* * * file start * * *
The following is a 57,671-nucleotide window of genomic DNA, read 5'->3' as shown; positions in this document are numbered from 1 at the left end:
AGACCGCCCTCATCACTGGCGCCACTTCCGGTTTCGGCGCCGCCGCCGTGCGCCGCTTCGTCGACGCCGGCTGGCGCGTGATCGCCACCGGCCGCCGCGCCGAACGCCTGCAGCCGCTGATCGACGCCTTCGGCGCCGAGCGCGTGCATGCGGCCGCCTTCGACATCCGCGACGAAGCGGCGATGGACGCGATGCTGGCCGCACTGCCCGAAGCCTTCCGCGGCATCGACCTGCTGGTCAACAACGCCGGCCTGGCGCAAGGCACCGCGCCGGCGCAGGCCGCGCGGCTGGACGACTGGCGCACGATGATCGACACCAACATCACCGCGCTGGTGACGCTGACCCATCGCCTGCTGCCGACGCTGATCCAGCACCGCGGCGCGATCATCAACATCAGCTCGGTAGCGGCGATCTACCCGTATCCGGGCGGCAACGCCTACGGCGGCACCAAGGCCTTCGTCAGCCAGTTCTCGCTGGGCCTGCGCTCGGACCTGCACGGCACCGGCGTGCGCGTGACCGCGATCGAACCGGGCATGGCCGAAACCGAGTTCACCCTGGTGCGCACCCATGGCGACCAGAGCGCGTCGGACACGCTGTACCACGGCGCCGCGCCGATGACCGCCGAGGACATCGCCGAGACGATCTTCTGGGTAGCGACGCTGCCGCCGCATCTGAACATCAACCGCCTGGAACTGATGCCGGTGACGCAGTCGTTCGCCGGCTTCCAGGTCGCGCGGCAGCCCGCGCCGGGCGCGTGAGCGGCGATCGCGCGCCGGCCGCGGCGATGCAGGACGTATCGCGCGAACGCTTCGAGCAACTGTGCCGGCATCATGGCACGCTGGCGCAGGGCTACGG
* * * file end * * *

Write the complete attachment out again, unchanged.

The following is a 57,671-nucleotide window of genomic DNA, read 5'->3' as shown; positions in this document are numbered from 1 at the left end:
AGACCGCCCTCATCACTGGCGCCACTTCCGGTTTCGGCGCCGCCGCCGTGCGCCGCTTCGTCGACGCCGGCTGGCGCGTGATCGCCACCGGCCGCCGCGCCGAACGCCTGCAGCCGCTGATCGACGCCTTCGGCGCCGAGCGCGTGCATGCGGCCGCCTTCGACATCCGCGACGAAGCGGCGATGGACGCGATGCTGGCCGCACTGCCCGAAGCCTTCCGCGGCATCGACCTGCTGGTCAACAACGCCGGCCTGGCGCAAGGCACCGCGCCGGCGCAGGCCGCGCGGCTGGACGACTGGCGCACGATGATCGACACCAACATCACCGCGCTGGTGACGCTGACCCATCGCCTGCTGCCGACGCTGATCCAGCACCGCGGCGCGATCATCAACATCAGCTCGGTAGCGGCGATCTACCCGTATCCGGGCGGCAACGCCTACGGCGGCACCAAGGCCTTCGTCAGCCAGTTCTCGCTGGGCCTGCGCTCGGACCTGCACGGCACCGGCGTGCGCGTGACCGCGATCGAACCGGGCATGGCCGAAACCGAGTTCACCCTGGTGCGCACCCATGGCGACCAGAGCGCGTCGGACACGCTGTACCACGGCGCCGCGCCGATGACCGCCGAGGACATCGCCGAGACGATCTTCTGGGTAGCGACGCTGCCGCCGCATCTGAACATCAACCGCCTGGAACTGATGCCGGTGACGCAGTCGTTCGCCGGCTTCCAGGTCGCGCGGCAGCCCGCGCCGGGCGCGTGAGCGGCGATCGCGCGCCGGCCGCGGCGATGCAGGACGTATCGCGCGAACGCTTCGAGCAACTGTGCCGGCATCATGGCACGCTGGCGCAGGGCTACGG